Elizabeth David CBE (December 26, 1913 - May 22, 1992) was a pre-eminent British cookery writer of the mid 20th century.
David is considered responsible for bringing French and Italian cooking into the British home (along with now ubiquitous items such as olive oil and the courgette). In a Britain worn down by post-war rationing and dull food, she celebrated the regional and rural dishes of the Mediterranean rather than the fussier food of the gourmands and aristocrats. David's style is characterised by terse descriptions of the recipes themselves, accompanied by detailed descriptions of their context and historical background, and often laced with anecdotal asides. She was often scathing of bad food, including much of the food of England that she and her readers had grown up with.
Born Elizabeth Gwynne, she was of mixed English and Irish ancestry, and came from a rather grand background, growing up in the 17th century Sussex manor house, Wootton Manor with three sisters. Her parents were Rupert Gwynne, Conservative MP for Eastbourne, and the Hon. Stella Ridley who came from a distinguished Northumberland family. Her uncle, Roland Gwynne, later became Mayor of Eastbourne and may have been a lover of suspected serial killer John Bodkin Adams.
She studied at the Sorbonne, living with a French family for two years, which led to a love of France and of food. At the age of 19, she was given her first cookery book, The Gentle Art of Cookery by Hilda Leyel, who wrote of her love with the food of the East. "If I had been given a standard Mrs Beeton instead of Mrs Leyel's wonderful recipes," she said, "I would probably never have learned to cook."
Gwynne had an adventurous early life, leaving home to become an actress. She left England in 1939, when she was twenty-five, and bought a boat with her married lover Charles Gibson-Cowan intending to travel around the Mediterranean. The onset of World War II interrupted this plan, and they had to flee the German occupation of France. They left Antibes for Corsica and then on to Italy where the boat was impounded, they having arrived on the day Italy declared war on Britain. They were eventually deported to Greece, then made their way to the Greek island of Syros living there for a period, where she learnt about Greek food and spent time with high bohemians such as Lawrence Durrell. When the Germans invaded Greece they managed to flee to Crete where they were rescued by the British and evacuated to Egypt, where she lived firstly in Alexandria and eventually in Cairo. There Gwynne started work for the Ministry of Information, split from Gibson-Cowan, and eventually took on a marriage of convenience to Lieutenant-Colonel Tony David; this gave her a measure of respectability but David was a man whom she did not ultimately respect, and their relationship ended soon after an eight month posting in India. She had many lovers in ensuing years.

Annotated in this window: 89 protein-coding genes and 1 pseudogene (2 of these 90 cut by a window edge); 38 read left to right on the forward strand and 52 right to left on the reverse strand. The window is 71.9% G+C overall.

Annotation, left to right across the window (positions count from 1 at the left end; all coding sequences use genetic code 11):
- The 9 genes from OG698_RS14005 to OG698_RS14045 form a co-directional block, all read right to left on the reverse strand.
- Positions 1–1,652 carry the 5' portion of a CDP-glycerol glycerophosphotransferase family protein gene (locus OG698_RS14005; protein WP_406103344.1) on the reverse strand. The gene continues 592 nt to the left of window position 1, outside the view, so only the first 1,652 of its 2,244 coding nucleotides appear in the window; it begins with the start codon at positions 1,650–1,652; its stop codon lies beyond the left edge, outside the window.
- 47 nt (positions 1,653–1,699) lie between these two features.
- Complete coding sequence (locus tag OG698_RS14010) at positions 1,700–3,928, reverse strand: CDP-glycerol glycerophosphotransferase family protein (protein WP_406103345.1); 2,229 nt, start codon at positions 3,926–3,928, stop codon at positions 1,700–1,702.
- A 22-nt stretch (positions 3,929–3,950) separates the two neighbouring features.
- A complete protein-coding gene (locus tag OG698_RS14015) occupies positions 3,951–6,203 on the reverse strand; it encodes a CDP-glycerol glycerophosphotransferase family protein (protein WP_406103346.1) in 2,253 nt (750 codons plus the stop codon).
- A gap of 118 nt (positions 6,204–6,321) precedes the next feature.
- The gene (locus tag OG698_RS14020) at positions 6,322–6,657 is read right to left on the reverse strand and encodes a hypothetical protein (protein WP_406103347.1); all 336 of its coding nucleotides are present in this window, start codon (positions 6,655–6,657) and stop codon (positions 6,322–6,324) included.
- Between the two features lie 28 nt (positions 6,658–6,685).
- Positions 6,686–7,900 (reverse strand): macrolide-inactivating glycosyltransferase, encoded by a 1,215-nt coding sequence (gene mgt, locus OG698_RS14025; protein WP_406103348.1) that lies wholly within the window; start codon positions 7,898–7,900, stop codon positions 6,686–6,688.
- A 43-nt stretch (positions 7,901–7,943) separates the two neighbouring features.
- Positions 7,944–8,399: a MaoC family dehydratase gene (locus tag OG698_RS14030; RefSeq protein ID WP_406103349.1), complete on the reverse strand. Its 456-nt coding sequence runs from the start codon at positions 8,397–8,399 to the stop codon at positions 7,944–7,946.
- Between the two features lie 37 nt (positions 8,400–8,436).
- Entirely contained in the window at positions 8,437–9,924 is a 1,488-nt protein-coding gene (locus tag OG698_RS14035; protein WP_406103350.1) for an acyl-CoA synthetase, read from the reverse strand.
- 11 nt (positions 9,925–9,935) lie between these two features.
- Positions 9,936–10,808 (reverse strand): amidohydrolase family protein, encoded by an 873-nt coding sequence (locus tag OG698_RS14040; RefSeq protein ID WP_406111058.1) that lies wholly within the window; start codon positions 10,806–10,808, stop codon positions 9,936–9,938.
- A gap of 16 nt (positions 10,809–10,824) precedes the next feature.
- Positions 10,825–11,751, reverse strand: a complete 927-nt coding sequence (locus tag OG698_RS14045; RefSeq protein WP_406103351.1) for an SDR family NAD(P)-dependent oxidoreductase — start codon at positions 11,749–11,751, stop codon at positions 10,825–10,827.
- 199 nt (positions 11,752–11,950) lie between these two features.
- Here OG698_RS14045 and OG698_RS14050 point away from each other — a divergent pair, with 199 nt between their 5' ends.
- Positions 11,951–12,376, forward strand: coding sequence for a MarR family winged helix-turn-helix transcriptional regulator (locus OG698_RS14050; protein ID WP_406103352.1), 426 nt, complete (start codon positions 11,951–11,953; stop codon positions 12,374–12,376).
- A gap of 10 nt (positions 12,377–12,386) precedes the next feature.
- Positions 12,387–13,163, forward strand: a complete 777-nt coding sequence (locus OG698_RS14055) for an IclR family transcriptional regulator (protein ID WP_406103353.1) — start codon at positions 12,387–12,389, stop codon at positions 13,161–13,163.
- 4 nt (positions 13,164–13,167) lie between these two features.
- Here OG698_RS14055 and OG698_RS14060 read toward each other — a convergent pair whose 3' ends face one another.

On her return to London in 1946, David began to write cooking articles and in 1949 the publisher John Lehmann offered her a hundred-pound advance for Mediterranean Food, the start of a dazzling writing career. David spent eight months researching Italian food in Venice, Tuscany and Capri. This resulted in Italian Food in 1954, with illustrations by Renato Guttuso, which was famously described by Evelyn Waugh in the Sunday Times as one of the two books which had given him the most pleasure that year.
Many of the ingredients were unknown in England when the books were first published, and David had to suggest looking for olive oil in pharmacies where it was sold for treating earache. Within a decade, ingredients such as eggplants, saffron and pasta began to appear in shops, thanks in no small part to David's books. David gained fame, respect and high status and advised many chefs and companies. In November 1965, she opened her own shop devoted to cookery in Pimlico, London. She wrote articles for Vogue magazine, one of the first in the genre of food-travel.
In 1963, when she was 49, she suffered a cerebral hemorrhage, possibly related to her heavy drinking. Although she recovered, it affected her sense of taste and her libido.
David won the Glenfiddich Writer of the Year award for English Bread and Yeast Cookery. She was also awarded honorary doctorates by the Universities of Essex and Bristol, and the award of a Chevalier de l'Ordre du Merite Agricole. However, the honour that most pleased her was being made a Fellow of the Royal Society of Literature in 1982 in recognition of her skills as a writer. In 1986 she was awarded a CBE.
She died in 1992 at her Chelsea home, where she had lived for forty years.